Suitable locking elements, protrusions and recesses may be formed on the strut which connect to other similarly correspondingly molded components, such as those described below, so as to trim down weight, improve coverage on the anatomy of the wearer, reduce manufacturing costs, simplify adjustment of the leg support, and provide a support easy to use for the wearer.

The strut may be reinforced with suitable elements such as by structural material inserts which have greater rigidity than the remainder of the material forming the strut. Alternatively, reinforcement ribs and other structural arrangements may be used to strengthen areas of the strut.

According to this embodiment, the resilient device is a resilient insert that is preferably formed from a monolithic, continuous single-piece thermoplastic coopolyester elastomer (TPE). A preferred material for forming the insert, preferably by injection molding, is RITEFLEX sold by Ticona. Other materials may be used but are not limited to rubbers and other polymeric materials. Preferably, the material and geometrical configuration of the insert is selected so that it is resilient to bending loading. The resilient insert may be reinforced with wires, bands, composite plates or bars, or other suitable reinforcing elements to facilitate both bending and resiliency to a molded configuration.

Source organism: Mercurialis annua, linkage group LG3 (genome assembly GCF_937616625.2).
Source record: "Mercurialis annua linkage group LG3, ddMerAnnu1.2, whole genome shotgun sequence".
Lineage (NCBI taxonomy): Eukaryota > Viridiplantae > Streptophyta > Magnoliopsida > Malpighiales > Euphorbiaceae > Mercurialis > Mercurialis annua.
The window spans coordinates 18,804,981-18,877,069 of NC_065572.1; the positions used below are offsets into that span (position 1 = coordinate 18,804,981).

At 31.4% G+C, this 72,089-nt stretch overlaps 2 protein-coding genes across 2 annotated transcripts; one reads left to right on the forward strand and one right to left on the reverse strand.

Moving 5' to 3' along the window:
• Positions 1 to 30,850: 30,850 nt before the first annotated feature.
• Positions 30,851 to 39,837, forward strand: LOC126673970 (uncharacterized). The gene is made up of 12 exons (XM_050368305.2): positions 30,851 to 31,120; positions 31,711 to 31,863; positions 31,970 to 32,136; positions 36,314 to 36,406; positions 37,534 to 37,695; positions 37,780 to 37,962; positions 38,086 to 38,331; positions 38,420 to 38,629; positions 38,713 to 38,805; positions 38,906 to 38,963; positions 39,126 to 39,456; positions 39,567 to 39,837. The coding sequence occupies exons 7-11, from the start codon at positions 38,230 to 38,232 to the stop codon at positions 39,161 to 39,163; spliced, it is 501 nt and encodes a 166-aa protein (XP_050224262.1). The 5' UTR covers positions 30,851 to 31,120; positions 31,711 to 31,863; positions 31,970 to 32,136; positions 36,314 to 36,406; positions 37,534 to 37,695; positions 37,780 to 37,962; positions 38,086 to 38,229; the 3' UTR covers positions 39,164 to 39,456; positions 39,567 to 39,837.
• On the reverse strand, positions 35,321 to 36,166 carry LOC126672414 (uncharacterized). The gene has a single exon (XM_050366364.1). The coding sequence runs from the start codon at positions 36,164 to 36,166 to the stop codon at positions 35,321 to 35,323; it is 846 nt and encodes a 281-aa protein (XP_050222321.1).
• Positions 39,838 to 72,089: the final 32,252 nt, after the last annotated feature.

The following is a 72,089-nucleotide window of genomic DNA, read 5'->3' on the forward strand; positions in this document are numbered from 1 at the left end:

This insert has a thickness which is substantially greater than the middle segment, and width generally corresponding to or less than the width of the middle segment. The length of the insert, however, is longer than the length of the middle segment, thereby enabling the insert to be secured to the strut along the lower and upper leg segments. The insert is contoured in the same manner as the middle segment of the strut, and may have the bend which facilitates and directs bending of the insert in its preconfigured shape.